Democracy popular with dictators

Empowering Weak & Oppressed

Crescent International

Muharram 25, 1418 1997-06-01

Special Reports

by Crescent International (Special Reports, Crescent International Vol. 26, No. 7, Muharram, 1418)

Democracy has become a popular ploy of dictators to gloss their jaded image. Musclemen around the world are donning civilian plumage in preference to their military uniforms and presenting themselves as less obnoxious creatures. This is particularly true in the Muslim world.

At virtually two extremes - Indonesia and Algeria - military dictators are going through this exercise in futility. But they know that they can fool the people; or, at least brow-beat them into submission. Indonesia’s general Suharto (one-word name, whatever that means) has been at it the longest, 31 years, when he grabbed power in a CIA engineered military coup that resulted in the murder of more than one million people. The Algerian junta is still at it and according to Swiss Red Cross figures, at least 150,000 people, mostly civilians, have been killed in Algeria since the election result was annulled in January 1992. General Liamine Zeroual, the Algerian dictator, who stole the presidential election result last year, is now going to enact a parliamentary elecoral farce to spruce his image further.

His western backers applaud this ludicrous exercise because it is what they want. The west is only for democracy if it likes the winner. Compare the west’s contrasting reaction to the situation in Algeria and Burma. In the former, the west has financed the junta’s brutal clampdown; in the latter, the junta is berated but only insofar as it concerns the detention of opposition leader Aung San Suu Ky. The Burmese junta can continue to kill the Muslims, drive them out of their homes and even torch their places of worship. This does not matter because these people are, after all, Muslims. The junta must be stopped from doing terrible things only to the Burmese opposition leader.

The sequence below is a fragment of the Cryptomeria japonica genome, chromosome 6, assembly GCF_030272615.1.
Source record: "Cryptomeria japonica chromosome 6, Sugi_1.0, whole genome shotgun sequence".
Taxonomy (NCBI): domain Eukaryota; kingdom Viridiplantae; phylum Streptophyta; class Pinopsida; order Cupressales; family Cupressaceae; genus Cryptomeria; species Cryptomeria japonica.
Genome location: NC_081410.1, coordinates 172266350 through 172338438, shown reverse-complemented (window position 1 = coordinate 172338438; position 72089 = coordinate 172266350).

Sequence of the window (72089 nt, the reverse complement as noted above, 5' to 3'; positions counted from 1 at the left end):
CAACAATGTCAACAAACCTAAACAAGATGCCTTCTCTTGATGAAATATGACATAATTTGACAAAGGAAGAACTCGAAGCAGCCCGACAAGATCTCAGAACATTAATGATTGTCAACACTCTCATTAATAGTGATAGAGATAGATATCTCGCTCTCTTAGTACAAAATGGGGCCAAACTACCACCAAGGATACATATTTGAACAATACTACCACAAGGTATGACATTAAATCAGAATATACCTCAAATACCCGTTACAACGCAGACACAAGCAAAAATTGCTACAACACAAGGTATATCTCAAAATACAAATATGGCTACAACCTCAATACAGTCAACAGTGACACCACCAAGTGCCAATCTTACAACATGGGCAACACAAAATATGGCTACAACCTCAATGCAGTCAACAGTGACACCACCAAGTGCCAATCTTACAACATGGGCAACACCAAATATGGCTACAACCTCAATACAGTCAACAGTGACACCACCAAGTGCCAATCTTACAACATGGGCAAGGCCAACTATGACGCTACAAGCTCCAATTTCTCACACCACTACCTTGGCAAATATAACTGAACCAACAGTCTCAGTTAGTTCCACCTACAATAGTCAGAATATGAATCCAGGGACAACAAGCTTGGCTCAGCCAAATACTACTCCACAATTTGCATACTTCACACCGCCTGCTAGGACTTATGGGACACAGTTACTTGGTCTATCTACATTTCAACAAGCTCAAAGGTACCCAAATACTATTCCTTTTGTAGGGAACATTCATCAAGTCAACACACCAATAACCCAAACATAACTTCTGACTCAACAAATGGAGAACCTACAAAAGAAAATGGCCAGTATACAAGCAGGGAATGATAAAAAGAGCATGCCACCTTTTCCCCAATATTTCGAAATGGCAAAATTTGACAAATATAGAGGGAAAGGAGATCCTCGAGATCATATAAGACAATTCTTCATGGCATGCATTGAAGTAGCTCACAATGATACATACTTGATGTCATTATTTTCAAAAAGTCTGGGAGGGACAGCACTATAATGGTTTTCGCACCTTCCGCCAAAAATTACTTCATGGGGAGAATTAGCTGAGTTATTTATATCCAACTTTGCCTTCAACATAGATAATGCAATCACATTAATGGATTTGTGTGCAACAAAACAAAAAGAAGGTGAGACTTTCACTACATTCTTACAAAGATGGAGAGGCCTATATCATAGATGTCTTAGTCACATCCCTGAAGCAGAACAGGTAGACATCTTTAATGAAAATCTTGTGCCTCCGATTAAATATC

In Indonesia, the Javanese have waged a brutal campaign against the people of Aceh-Sumatra, Sulawesi (Celebes) and other regions for 30 years but the only outcry raised is for the people of East Timor because they are Christians. Quite aside from the Christian/Muslim dimension, Suharto’s electoral fraud is being enacted to ensure that he gets a rubberstamp parliament with a thumping majority. This he needs for next year’s presidential elections at which either he himself or his up and coming daughter, Tutut, will be a candidate.

The Indonesian example is quite interesting. In the May 29 elections, only two opposition parties were allowed to contest. In one case, even the leader was imposed through manipulation by the Suharto regime. Then there is the induction of 75 members of the armed forces, without contest, into the 500-member House of Representatives, the Indonesian parliament. These 500 automatically become members of the 1,000-member People’s Assembly. The remaining 500 members are again appointed directly by the regime. So the strongman stacks both houses of parliament with his henchmen and calls this the great experiment in democracy.

Thousands of miles away in Algeria, Zeroual is trying to repeat the same experiment. The Islamic Salvation Front (FIS), which was the clear winner in the December 1991 elections, is banned from participating this time. A number of other parties have announced a boycott of the election but that is not going to deter the regime from going through the farcical exercise.

Why do dictators bother to go through such exercises? Elections confer a kind of halo that does not come through the application of raw power. Even dictators need the cleansing process of democracy so that they can sanitize their brutal image. That is what democracy is all about.

Muslimedia - June 1-15, 1997

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